The things I have made are:

+ a lovely slightly A-line skirt made from beautiful but probably unwise quilting fabric with an all over intensely red rose pattern, with silk organza underlining and french seams. I don't do things by halves, me.

+ a satin frock with half-circle skirt and matching princess-line cape thingy for DD's school dress-up day last spring. She got a mention in the newsletter as having the best homemade costume in her class. I suspect it was the only homemade costume in her class, but I was pleased. It had green bias binding on the hem, and little ribbon flowers sewn around the bottom of the skirt with little green thread 'stems'.

+ a very quick and cheerful dress made from ready-shirred (elasticated 'smocking') blue fabric with floral print, with ribbon hastily hand stitched on as straps and a very dodgy hem. Oh, this was also for DD - I am 30 and busty, shirred frocks are hardly a good Look for me...

+ a super quick holiday dress for me, made by folding a 2m piece of some lovely patterned cotton in half, cutting a hole for my neck, bias binding it, cutting approximate Anwen-shape sides and seaming them, then getting in a bit of a muddle about the sleeves. It ended up sort of mildly kimono-styled, and very cute with matching fabric sash thingy, if I say so myself.

Just before I got Very Very Ill, I did a pattern cutting class which was excellent, as it was quite enlightening both to observe the differences between everyone's blocks [the class involved drafting custom 'blocks' - a basic bodice and skirt pattern according to our own measurements]. I think I have quite a good spatial imagining brain thingy, as everyone was going 'oh no, mine doesn't look anything like yours' to each other and I was the only person who seemed to grasp that this was because, well, we were all quite different shapes, and obviously my muscular arms would result in a different armhole compared to a very slender lady sitting opposite me. Anyway, this is quite handy, obviously, especially if you go round doing daft things like trying to make dresses by cutting rather random shapes out of fabric based on safety pin markings...

So, anyway. I have lots of fabric (luckily I was able to find the energy for a couple of fabric shopping journeys last year, and one yesterday!) and patterns and ideas to make up, and thankfully I am much improved since realising that the medicine was doing me Absolutely No Favours and reducing the dose drastically. So, the flat is returning to some semblance of order (those who have known me a while will fall off their chairs at that, but seriously, before I started going downhill, I did have a couple of months of having 'cracked it', tidywise, and the flat was looking spiffy), which means I can actually see enough of the floor to sit on it and cut things out etc.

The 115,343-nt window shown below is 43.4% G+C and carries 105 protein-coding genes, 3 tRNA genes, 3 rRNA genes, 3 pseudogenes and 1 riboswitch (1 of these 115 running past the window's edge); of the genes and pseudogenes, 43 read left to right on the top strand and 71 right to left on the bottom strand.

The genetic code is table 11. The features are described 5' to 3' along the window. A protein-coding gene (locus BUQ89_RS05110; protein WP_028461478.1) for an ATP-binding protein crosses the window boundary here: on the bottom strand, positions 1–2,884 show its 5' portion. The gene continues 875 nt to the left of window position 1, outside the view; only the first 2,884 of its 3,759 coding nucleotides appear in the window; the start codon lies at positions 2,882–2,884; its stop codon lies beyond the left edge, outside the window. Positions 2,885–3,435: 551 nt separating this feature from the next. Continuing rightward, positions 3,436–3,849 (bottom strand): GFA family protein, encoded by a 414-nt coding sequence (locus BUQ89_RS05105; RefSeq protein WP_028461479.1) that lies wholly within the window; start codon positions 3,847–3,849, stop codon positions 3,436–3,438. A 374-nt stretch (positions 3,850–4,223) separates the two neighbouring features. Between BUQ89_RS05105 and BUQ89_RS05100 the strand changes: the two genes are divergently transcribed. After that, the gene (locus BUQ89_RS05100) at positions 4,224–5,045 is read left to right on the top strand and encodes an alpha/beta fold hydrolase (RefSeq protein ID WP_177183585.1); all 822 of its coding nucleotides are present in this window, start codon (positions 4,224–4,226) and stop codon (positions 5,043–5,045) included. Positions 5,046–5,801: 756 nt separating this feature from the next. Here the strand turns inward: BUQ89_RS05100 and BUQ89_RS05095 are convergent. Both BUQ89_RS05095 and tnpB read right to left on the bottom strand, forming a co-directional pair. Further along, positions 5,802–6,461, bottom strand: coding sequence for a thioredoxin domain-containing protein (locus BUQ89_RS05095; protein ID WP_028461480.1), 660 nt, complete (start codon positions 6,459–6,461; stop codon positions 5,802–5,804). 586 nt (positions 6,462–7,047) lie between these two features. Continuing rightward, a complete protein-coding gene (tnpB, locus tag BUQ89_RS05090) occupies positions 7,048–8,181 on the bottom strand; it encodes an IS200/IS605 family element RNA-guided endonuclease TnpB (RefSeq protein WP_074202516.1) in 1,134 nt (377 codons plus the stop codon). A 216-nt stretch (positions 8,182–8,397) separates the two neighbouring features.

Tomorrow, I am planning to make some wool-mix knitted fabric into a very simple, probably sleeveless, pull-on dress, with a silk devore (devoré?) overskirt, or possibly overdress. The plan is that the wool will be snuggly and also, you know, not seethrough, while the silk will be beautiful and swishy and floaty.

The wool will be fairly straight and knee length, while the silk will be mid-calf or so and A-line with probably some godets. My camera is borked, but if I manage to get anything actually done and wearable, I shall attempt to take photos with my mum's camera and show them at some point. I'd do the same with the skirt and dress, except a) they probably won't fit me right now and b) I have no idea where they are in the Soup...

*(there are certain words that I can't help but misspell, not for reasons of dyslexia but because it makes me giggle to myself. Glod, slat and housinge are the main ones. Slat = salt. I am either very, very sad, or highly awesome, depending on what mood my darling daughter is in...)

**I do this a lot. I also go in for horribly run-on sentences, multiple parentheses, etc. Sorry.

Friday, 5 December 2008

Memory and perception of time/age are funny things. My memory isn't what it was, thanks to the medication I'm on, but some moments from my teens (both meaningful ones and thoroughly dull ones) seem as though they were only a few months ago. It's hard to believe that they are over a decade in the past, that I'm thirty now.

Books often portray children and teenagers as thinking that anyone over about thirty is "old." I never really understood this, even when I was a kid. Did other people think that as children, or is it just a lazy-grownup-author assumption? Yet now I see groups of teenagers trying to look tough and scary and they seem like little kids, even though they're all twice my height...

I don't know if it's because they are closer in age to my daughter (and my washing machine) than to me, but I just want to tell the groups of girls cackling at the backs of buses to sit down, shut up, and get on with their homework. Perhaps this is the solution to the 'hoodie' problem - stop taking them so seriously, walk past these groups with a cheery "Morning boys!"